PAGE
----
Fred and other activists in the Northwest are determined to block coal exports from Bellingham and other proposed coal export terminals in the region. Although successfully halting this huge coal export scheme would be a major victory, it would not, by itself, hold back the rising tide of international trade in fossil fuels that is encouraged by U.S. energy policy and international trade law. In order to enact change on that magnitude, new controls and regulations on exports of coal, oil and natural gas should be adopted at the local, national, and international levels.

For example, suggestions have arisen in Congress for the U.S. to impose an export ban on Keystone XL tar sands oil and tighten existing controls in the natural gas export permitting process. Some scholars have offered up the idea of establishing an international system of coal export restrictions. In addition, fossil fuel exports can be controlled indirectly through local decisions on whether to permit coal, liquefied natural gas or oil export terminals, among other measures.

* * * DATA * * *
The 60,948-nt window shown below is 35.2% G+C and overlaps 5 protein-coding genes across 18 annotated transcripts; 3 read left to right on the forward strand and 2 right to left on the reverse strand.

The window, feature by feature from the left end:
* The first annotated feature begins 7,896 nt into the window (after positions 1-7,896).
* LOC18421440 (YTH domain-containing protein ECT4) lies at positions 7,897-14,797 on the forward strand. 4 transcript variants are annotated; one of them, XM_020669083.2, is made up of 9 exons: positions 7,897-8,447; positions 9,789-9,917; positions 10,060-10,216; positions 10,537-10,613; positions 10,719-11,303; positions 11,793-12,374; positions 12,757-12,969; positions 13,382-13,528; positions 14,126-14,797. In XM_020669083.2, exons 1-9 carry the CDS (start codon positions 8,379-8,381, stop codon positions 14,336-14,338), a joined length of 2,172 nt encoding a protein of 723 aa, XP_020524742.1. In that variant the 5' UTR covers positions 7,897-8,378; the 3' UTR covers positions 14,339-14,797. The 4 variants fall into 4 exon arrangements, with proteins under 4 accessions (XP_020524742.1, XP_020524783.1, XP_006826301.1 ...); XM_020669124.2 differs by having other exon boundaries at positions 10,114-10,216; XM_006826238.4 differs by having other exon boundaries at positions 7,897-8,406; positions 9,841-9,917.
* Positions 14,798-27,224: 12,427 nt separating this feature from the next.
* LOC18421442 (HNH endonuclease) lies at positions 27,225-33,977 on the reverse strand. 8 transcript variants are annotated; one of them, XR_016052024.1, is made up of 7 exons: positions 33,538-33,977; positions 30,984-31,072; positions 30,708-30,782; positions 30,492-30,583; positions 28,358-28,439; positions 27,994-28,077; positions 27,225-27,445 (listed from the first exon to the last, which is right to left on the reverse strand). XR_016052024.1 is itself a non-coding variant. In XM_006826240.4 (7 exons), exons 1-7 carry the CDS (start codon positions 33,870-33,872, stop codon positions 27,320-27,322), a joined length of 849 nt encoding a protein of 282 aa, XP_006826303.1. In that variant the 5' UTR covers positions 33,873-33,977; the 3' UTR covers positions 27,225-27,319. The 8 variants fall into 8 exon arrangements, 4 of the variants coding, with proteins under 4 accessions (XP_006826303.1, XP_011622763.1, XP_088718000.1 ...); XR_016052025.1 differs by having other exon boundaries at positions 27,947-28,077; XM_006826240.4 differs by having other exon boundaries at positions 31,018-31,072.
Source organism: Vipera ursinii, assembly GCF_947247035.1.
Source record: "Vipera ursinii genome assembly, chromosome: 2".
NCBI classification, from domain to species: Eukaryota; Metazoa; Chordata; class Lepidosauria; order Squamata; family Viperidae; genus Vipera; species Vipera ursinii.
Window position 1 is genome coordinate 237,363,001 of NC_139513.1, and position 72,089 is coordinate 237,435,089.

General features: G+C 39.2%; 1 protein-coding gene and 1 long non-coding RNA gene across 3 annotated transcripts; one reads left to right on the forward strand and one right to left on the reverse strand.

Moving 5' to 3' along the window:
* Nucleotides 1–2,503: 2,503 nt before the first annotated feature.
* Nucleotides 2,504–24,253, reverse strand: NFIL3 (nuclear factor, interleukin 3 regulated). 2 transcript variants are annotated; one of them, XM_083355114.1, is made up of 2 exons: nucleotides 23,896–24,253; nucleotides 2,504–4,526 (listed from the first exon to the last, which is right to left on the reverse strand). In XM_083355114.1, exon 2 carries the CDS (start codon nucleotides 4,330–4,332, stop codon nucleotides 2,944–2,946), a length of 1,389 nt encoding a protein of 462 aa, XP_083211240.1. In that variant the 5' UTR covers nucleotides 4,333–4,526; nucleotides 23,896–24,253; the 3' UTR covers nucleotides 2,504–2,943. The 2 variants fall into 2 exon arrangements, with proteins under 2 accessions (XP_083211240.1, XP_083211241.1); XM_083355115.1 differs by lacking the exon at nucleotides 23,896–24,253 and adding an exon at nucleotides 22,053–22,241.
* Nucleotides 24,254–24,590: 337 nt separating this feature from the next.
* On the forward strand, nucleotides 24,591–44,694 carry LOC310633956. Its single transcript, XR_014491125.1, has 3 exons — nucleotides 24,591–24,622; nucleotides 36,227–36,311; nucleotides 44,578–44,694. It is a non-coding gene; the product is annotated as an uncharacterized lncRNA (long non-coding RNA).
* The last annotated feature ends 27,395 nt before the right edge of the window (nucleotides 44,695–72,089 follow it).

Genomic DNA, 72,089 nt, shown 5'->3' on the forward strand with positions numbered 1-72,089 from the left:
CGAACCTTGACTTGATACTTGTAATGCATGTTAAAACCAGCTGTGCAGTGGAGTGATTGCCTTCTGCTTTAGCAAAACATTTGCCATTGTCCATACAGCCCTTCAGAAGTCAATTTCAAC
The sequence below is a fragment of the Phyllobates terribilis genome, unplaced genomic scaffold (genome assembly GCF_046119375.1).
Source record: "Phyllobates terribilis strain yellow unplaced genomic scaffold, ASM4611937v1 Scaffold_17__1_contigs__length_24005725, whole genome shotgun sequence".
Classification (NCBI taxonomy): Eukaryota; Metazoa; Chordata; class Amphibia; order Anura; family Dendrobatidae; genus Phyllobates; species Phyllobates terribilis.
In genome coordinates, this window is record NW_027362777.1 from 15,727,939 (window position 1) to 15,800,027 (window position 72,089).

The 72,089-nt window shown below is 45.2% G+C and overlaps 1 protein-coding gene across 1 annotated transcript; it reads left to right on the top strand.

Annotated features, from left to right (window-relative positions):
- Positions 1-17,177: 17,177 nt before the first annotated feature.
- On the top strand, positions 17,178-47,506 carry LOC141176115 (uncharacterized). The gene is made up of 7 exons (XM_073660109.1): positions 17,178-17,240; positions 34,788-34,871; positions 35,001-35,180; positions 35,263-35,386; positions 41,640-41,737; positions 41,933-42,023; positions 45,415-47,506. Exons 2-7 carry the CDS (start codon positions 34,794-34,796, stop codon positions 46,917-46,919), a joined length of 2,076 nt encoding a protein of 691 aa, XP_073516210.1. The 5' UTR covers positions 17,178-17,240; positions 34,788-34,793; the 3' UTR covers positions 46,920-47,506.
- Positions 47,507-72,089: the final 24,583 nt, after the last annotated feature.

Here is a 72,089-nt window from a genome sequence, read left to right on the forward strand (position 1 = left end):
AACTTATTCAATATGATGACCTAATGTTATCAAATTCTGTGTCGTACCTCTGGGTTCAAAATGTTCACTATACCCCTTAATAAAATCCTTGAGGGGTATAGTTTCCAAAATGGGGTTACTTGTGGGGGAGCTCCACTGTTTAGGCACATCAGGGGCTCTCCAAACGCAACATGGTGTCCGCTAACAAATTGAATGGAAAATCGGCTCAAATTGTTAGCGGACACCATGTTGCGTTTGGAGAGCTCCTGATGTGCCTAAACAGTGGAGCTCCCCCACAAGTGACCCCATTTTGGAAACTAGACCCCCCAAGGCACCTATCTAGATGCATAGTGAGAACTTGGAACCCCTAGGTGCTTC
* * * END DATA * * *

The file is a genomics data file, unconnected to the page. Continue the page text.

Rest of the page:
In response to campaigns launched by climate activists to impose regulations and  controls on U.S. exports of coal, liquefied natural gas and oil, corporate trade lawyers and dirty energy apologists are insisting that government controls on fossil fuel exports are illegal under international trade and investment law.  As an illustration of this, consider what Marlo Lewis, an advocate for fossil fuel trade who works at the Competitive Enterpise Institute, has to say. Lewis argues that dirty energy export bans are “a form of legal plunder” and a violation of “U.S. treaty obligations under the General Agreement on Tariffs and Trade (GATT) and the North American Free Trade Agreement (NAFTA).”